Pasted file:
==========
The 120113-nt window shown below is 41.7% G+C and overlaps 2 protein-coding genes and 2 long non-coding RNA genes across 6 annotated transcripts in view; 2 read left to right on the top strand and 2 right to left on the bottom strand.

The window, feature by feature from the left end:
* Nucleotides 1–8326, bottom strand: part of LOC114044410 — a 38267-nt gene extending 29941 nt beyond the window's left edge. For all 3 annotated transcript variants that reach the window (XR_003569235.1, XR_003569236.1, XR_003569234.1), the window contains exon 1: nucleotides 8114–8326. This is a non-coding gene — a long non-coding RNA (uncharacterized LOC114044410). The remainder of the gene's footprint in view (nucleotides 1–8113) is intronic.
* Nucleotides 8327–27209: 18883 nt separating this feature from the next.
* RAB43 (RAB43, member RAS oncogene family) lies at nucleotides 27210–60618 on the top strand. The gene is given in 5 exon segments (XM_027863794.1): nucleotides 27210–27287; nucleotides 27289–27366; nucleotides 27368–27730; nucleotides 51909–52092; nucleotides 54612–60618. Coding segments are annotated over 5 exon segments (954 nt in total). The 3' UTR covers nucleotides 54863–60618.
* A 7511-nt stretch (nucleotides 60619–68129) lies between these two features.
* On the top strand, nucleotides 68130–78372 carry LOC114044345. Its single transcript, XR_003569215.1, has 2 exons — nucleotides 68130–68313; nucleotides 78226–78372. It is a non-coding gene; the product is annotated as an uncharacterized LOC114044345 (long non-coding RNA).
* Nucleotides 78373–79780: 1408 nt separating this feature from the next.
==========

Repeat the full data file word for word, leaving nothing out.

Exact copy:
The 120113-nt window shown below is 41.7% G+C and overlaps 2 protein-coding genes and 2 long non-coding RNA genes across 6 annotated transcripts in view; 2 read left to right on the top strand and 2 right to left on the bottom strand.

The window, feature by feature from the left end:
* Nucleotides 1–8326, bottom strand: part of LOC114044410 — a 38267-nt gene extending 29941 nt beyond the window's left edge. For all 3 annotated transcript variants that reach the window (XR_003569235.1, XR_003569236.1, XR_003569234.1), the window contains exon 1: nucleotides 8114–8326. This is a non-coding gene — a long non-coding RNA (uncharacterized LOC114044410). The remainder of the gene's footprint in view (nucleotides 1–8113) is intronic.
* Nucleotides 8327–27209: 18883 nt separating this feature from the next.
* RAB43 (RAB43, member RAS oncogene family) lies at nucleotides 27210–60618 on the top strand. The gene is given in 5 exon segments (XM_027863794.1): nucleotides 27210–27287; nucleotides 27289–27366; nucleotides 27368–27730; nucleotides 51909–52092; nucleotides 54612–60618. Coding segments are annotated over 5 exon segments (954 nt in total). The 3' UTR covers nucleotides 54863–60618.
* A 7511-nt stretch (nucleotides 60619–68129) lies between these two features.
* On the top strand, nucleotides 68130–78372 carry LOC114044345. Its single transcript, XR_003569215.1, has 2 exons — nucleotides 68130–68313; nucleotides 78226–78372. It is a non-coding gene; the product is annotated as an uncharacterized LOC114044345 (long non-coding RNA).
* Nucleotides 78373–79780: 1408 nt separating this feature from the next.